I am having trouble understanding C interface for MKL. In particular the const modifier. I need to use tridiagonal solver ?dtsvb which should have C interface:
void ddtsvb (const MKL_INT * n, const MKL_INT * nrhs, double * dl, double * d, const double * du, double * b, const MKL_INT * ldb, MKL_INT * info );
However, I have no idea what const MKL_INT * n stands for. Can someone provide a clear example of how the function ddtsvb is called?
?dtsvb solves a diagonally dominant triangular matrix with multiple right-hand-sides. The first argument to the function, const MKL_INT *n, is the order of matrix A, also the number of rows of matrix B. See the documentation: http://software.intel.com/en-us/node/468892
Thank you, but I know what it does, I use it in Fortran code, now I need to use it in C code. I just do not know what const modifier is supposed to mean:
ddtsvb (&n, &nrhs, dl, d, const du, b, const &ldb, &info );?
OR what is const supposed to do? In this regard the documentation is not clear.
Also I am not sure about arrays in MKL and C, C has zero based arrays, Fortran 1 based. How does MKL address that? Do I have to use arrays by one larger so that it can be used as 1 based ie. array[1+CSize] so that MKL can use array [1:CSize]?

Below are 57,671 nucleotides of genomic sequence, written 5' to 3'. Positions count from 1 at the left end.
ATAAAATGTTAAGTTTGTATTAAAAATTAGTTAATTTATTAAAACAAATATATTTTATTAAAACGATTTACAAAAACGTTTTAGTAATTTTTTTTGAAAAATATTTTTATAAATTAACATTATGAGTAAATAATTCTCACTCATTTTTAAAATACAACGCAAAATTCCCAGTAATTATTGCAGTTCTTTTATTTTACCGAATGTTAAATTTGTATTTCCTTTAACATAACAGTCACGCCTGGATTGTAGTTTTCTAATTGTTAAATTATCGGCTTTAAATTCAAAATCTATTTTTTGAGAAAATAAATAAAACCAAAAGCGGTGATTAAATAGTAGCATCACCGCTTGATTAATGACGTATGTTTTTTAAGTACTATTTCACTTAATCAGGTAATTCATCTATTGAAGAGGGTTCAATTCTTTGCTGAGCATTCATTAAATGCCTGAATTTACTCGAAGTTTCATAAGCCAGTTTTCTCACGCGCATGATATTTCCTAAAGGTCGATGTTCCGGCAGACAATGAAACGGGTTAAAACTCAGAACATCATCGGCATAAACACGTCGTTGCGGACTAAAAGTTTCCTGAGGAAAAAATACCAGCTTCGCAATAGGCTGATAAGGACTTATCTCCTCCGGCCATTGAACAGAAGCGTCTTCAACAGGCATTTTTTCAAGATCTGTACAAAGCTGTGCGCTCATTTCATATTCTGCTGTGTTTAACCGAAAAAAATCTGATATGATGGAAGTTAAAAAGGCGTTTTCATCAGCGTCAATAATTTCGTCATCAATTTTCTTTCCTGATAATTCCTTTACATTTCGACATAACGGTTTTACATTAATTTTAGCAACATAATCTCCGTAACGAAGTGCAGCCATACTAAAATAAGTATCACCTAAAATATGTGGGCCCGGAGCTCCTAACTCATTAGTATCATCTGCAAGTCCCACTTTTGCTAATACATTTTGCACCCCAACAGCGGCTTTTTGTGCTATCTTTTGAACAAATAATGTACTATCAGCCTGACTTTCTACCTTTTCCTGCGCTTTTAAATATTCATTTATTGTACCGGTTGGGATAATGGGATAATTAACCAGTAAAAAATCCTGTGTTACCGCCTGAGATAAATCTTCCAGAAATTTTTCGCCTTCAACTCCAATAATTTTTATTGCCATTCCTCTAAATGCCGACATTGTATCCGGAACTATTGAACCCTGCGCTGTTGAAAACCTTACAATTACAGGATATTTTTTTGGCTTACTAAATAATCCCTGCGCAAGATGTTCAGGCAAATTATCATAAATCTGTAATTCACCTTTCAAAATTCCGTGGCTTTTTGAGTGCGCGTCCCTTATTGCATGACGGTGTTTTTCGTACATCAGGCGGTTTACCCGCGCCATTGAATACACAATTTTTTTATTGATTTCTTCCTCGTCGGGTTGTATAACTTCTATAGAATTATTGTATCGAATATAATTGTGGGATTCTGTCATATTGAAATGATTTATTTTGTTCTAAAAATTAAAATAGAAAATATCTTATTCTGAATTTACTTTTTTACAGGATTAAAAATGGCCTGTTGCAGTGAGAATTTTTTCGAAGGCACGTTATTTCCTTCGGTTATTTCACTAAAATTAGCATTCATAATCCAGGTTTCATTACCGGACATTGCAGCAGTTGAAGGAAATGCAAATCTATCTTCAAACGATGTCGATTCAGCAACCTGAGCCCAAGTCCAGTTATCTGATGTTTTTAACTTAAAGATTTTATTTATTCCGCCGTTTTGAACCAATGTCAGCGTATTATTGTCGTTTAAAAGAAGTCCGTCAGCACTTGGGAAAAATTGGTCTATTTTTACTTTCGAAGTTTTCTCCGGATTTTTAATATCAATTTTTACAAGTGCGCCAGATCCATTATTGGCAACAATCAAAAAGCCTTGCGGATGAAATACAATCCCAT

The `const' modifier is a C language artifact. It is a guarantee made to the code that calls the C function, that the value of the argument is not changed when the function returns. In this particular example, arguments n, nrhs, du, and ldb are input-only arguments. The function does not overwrite them when it returns. In contrast, dl, b, and info are output arguments, so they are not `const'. When you call the function, you plug in only the names of the arguments, for example,
ddtsvb (&n, &nrhs, dl, d, du, b, &ldb, &info);
Arrays in the C interface always use 0-based indexing. This doesn't change the size of the array. It only affects indexing. For example, the first element of a Fortran array is located at position 1 (e.g. A(1) ), the first element of a C array is located at position 0 (e.g. A).